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Think back to that first lockdown in March, when you could practically hear the clock ticking and calendar pages seemed doubly wide. March felt never-ending.

Initial musings about flattening the COVID-19 curve in just a couple of weeks and returning to something of a normal life were far-fetched even then. On Feb. 20, B.C. health authorities announced that a COVID-19 patient had shown up in an emergency room after recently travelling to Iran, even though Iran hadn’t yet reported any COVID-19 cases. That was a signal that the virus had silently spread out of control, and that “normal” wasn’t anywhere close to a few weeks away.

Nine months later and on the cusp of another lockdown, the mood is less of restless angst than it is of exasperation and anger. Exasperation because of the months of seclusion and modified living that compliant citizens have endured (all while watching others break the letter or spirit of the rules) and anger because of the failure of our leaders to hold up their end of the lockdown bargain. The implicit deal was that we would give up our lives – businesses, friends, special occasions – for a finite period of time and, in exchange, governments would get their acts together in preparation for the second wave.

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With the exception of governments in the Atlantic bubble, that did not happen in Canada. Rapid testing at airports is still in the pilot project phase. Millions of belatedly procured and approved rapid tests have yet to make their way to the ground.

Manitoba had to enlist the Red Cross to assist with contact tracing. Ontario is again seeing COVID-19 outbreaks ravage its long-term care homes. B.C. public health is struggling to convey coherent instructions (masks are recommended, but not mandated; restaurants are open, but residents are encouraged to stick with their bubbles indoors). Quebec currently has the highest number of deaths and hospitalizations in the country, but its testing per population lags behind Alberta, Ontario, Prince Edward Island and Saskatchewan.

We flattened the curve the first time not only to avoid overwhelming hospitals, but so that our governments could procure rapid tests, shore up contact tracing, implement emergency fixes to aggregate living facilities, nail down their communications and bolster their COVID-19 testing programs in anticipation of a second wave. Their dereliction in these areas might explain why, rightfully chastened, certain provincial leaders appear reluctant to enforce comprehensive lockdowns once more, even as case numbers soar and ICU volumes reach maximum capacity. Governments are also wary to levy further restrictions on business, even though non-essential businesses are currently languishing in an untenable limbo state where they are permitted to stay open, but patrons in many regions are actively discouraged from engaging in non-essential activities.

The promise of a vaccine, however, which is finally on the horizon, may provide a fresh tool for political leaders to convince COVID-fatigued citizens to lock down once more – without having to sheepishly pledge that they will get it together this time, they swear. This time, the lockdown won’t be forever. There’s an end in sight – we just have to try to spare as much suffering as possible along the way.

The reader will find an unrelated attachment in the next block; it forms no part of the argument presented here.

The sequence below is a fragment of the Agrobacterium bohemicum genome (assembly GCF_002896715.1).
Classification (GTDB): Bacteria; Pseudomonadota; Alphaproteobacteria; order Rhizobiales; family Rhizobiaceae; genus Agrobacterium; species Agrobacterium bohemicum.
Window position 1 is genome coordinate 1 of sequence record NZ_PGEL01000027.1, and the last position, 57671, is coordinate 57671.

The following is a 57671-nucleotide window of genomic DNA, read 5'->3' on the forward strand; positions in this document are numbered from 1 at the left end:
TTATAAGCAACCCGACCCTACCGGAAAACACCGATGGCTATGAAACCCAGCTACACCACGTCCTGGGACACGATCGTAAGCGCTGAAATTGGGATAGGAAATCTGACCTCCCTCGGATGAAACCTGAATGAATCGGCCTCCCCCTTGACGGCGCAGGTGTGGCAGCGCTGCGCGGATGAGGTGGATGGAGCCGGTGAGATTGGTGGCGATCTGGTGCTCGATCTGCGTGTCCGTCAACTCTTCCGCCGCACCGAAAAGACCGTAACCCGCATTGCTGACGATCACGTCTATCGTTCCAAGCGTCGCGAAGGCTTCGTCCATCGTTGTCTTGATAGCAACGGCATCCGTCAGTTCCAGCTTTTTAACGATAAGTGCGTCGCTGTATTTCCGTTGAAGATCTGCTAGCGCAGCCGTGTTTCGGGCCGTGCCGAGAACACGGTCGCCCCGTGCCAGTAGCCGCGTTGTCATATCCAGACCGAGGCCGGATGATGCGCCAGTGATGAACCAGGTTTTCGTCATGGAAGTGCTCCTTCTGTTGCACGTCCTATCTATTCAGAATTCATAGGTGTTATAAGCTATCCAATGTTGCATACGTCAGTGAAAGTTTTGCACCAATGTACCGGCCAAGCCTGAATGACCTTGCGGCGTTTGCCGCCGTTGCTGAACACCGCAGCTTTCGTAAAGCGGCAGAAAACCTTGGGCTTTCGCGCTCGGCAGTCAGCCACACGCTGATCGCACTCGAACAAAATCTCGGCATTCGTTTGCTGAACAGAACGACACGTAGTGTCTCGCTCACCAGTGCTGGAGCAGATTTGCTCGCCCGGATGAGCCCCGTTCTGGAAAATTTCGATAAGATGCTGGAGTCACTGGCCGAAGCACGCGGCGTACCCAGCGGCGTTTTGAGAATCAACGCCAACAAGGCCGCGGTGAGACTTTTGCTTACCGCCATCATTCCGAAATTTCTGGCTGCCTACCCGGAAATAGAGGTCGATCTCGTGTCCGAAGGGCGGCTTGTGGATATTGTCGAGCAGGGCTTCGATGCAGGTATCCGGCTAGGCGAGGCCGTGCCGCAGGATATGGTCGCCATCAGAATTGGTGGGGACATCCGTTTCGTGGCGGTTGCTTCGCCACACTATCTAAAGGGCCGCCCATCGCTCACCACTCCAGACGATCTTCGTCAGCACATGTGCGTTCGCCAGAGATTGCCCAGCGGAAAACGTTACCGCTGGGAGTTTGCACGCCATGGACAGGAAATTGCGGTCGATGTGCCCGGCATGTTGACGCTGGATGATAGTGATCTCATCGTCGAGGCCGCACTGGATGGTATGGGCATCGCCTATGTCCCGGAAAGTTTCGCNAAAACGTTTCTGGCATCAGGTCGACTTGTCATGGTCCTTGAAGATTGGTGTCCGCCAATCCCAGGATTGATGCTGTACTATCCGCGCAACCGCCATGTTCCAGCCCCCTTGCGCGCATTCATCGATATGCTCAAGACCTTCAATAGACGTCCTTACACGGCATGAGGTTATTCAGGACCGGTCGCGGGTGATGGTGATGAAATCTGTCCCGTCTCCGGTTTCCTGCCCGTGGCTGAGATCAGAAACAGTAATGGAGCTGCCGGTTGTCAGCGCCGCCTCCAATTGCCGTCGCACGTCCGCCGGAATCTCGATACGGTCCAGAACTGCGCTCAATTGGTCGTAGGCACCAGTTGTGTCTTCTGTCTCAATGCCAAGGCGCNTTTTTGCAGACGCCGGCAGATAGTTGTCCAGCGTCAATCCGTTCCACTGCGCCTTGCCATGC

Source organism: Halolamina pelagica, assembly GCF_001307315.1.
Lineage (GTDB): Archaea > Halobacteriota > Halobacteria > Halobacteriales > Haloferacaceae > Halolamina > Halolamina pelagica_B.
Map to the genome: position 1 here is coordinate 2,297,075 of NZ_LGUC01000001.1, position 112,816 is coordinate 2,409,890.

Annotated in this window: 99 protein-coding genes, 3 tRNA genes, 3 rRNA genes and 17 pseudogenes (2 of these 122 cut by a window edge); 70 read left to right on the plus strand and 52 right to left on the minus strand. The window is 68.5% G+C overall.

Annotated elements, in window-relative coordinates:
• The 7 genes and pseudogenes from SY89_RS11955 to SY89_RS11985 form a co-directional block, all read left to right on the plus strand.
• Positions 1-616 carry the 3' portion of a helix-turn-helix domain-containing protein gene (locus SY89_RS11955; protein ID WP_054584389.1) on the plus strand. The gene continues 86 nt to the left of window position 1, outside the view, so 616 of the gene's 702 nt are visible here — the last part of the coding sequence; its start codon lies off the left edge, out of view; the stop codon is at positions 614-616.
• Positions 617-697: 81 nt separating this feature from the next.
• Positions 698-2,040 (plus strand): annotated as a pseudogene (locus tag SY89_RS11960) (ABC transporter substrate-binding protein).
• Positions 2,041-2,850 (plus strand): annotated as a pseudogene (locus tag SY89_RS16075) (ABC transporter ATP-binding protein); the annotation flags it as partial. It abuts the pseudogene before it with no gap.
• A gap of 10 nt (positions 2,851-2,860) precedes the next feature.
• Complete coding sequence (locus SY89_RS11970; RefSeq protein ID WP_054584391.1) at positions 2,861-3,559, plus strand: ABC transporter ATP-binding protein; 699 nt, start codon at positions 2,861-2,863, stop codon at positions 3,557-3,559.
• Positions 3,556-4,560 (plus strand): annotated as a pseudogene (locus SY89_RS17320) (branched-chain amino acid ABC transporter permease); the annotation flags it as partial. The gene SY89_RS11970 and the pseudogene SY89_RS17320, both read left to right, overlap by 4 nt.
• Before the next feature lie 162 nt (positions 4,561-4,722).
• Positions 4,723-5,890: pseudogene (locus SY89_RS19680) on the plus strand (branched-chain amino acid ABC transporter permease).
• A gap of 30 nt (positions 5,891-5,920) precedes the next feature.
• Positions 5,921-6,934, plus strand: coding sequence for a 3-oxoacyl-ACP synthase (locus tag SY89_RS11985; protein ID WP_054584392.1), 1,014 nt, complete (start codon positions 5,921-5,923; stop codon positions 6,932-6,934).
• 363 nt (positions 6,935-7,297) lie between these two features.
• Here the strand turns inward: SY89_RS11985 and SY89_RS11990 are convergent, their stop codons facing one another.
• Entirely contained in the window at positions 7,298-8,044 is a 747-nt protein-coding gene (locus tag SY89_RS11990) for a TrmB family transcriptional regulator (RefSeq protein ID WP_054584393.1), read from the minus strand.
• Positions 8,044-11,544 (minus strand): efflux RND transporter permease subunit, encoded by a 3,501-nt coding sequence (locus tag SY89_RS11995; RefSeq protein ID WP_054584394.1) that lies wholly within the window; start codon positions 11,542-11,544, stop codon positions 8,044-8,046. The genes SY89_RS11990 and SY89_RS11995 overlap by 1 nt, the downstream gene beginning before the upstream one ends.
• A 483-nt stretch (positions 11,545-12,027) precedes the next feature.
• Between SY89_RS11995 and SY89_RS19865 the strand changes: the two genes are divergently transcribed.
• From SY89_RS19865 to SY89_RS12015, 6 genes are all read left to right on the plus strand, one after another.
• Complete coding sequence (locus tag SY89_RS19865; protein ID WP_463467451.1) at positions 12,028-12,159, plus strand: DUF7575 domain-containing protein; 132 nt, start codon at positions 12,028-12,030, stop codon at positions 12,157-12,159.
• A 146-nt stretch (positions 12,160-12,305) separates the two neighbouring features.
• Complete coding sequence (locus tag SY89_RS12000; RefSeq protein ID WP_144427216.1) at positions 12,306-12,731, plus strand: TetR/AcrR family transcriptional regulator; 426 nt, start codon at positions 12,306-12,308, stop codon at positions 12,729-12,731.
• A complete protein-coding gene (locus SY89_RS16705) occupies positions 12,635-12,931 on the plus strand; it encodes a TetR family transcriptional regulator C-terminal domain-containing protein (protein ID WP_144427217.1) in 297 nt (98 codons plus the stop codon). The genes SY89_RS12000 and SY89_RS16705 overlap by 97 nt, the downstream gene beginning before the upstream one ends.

On Wednesday, Pfizer announced that it had completed its trial for a COVID-19 vaccine, which appears to be 95-per-cent effective with no serious side effects. On Monday, Moderna announced that preliminary data showed its vaccine to be 94.5-per-cent effective. Canada has signed purchase agreements for millions of doses of each, as well as agreements with five other vaccine manufacturers, all of whom are currently working their way through clinical trials.

Pfizer says it will submit an application for emergency use authorization from the U.S. Food and Drug Administration within days, which is the next step along the road to get the vaccine in people’s arms. There are still plenty of logistical hurdles to get through, including approval by Health Canada and sorting out the storage and distribution of limited vaccine doses (Canada has so far only purchased enough of the Pfizer vaccine to inoculate roughly 10 million people), but the news is nevertheless optimistic, and it represents the first real sign that an end to the pandemic is a measurable distance away.

Canadians will have to trust that these vaccines are indeed effective and will make it to market, and that our governments can competently see to their efficient and equitable distribution. But the prospect of a return to normality within the next year makes the idea of another lockdown suddenly more palatable. Leaders hoping for better compliance may use that carrot (of course, at the personal risk of being wrong and vaccine relief somehow falling through) to ask for smaller Christmases, Hanukkahs and New Year celebrations this year, with the promise that next year’s festivities will look just as they did in the past. March, 2020, is, finally, coming to an end. We just have to hold out for a little bit longer.

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